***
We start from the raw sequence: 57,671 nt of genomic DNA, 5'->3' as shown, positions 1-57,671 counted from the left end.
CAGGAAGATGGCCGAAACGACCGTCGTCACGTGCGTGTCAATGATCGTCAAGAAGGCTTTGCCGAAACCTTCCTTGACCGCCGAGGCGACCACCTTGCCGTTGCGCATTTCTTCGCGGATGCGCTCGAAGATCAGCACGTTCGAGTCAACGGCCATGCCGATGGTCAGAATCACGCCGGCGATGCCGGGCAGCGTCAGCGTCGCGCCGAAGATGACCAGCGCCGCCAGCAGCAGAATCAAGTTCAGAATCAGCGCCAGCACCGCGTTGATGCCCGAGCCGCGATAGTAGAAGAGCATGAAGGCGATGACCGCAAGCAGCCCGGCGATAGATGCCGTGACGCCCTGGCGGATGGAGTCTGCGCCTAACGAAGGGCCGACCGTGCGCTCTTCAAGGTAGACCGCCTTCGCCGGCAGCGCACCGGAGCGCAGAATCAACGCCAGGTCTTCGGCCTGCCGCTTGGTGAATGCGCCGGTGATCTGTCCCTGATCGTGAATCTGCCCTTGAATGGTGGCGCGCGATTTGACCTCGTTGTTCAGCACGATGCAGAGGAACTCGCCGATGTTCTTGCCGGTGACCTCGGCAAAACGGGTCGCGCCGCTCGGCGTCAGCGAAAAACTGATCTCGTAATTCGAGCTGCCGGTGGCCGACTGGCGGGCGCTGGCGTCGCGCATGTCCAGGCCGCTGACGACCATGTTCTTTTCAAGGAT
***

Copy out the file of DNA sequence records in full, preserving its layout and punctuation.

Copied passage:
We start from the raw sequence: 57,671 nt of genomic DNA, 5'->3' as shown, positions 1-57,671 counted from the left end.
CAGGAAGATGGCCGAAACGACCGTCGTCACGTGCGTGTCAATGATCGTCAAGAAGGCTTTGCCGAAACCTTCCTTGACCGCCGAGGCGACCACCTTGCCGTTGCGCATTTCTTCGCGGATGCGCTCGAAGATCAGCACGTTCGAGTCAACGGCCATGCCGATGGTCAGAATCACGCCGGCGATGCCGGGCAGCGTCAGCGTCGCGCCGAAGATGACCAGCGCCGCCAGCAGCAGAATCAAGTTCAGAATCAGCGCCAGCACCGCGTTGATGCCCGAGCCGCGATAGTAGAAGAGCATGAAGGCGATGACCGCAAGCAGCCCGGCGATAGATGCCGTGACGCCCTGGCGGATGGAGTCTGCGCCTAACGAAGGGCCGACCGTGCGCTCTTCAAGGTAGACCGCCTTCGCCGGCAGCGCACCGGAGCGCAGAATCAACGCCAGGTCTTCGGCCTGCCGCTTGGTGAATGCGCCGGTGATCTGTCCCTGATCGTGAATCTGCCCTTGAATGGTGGCGCGCGATTTGACCTCGTTGTTCAGCACGATGCAGAGGAACTCGCCGATGTTCTTGCCGGTGACCTCGGCAAAACGGGTCGCGCCGCTCGGCGTCAGCGAAAAACTGATCTCGTAATTCGAGCTGCCGGTGGCCGACTGGCGGGCGCTGGCGTCGCGCATGTCCAGGCCGCTGACGACCATGTTCTTTTCAAGGAT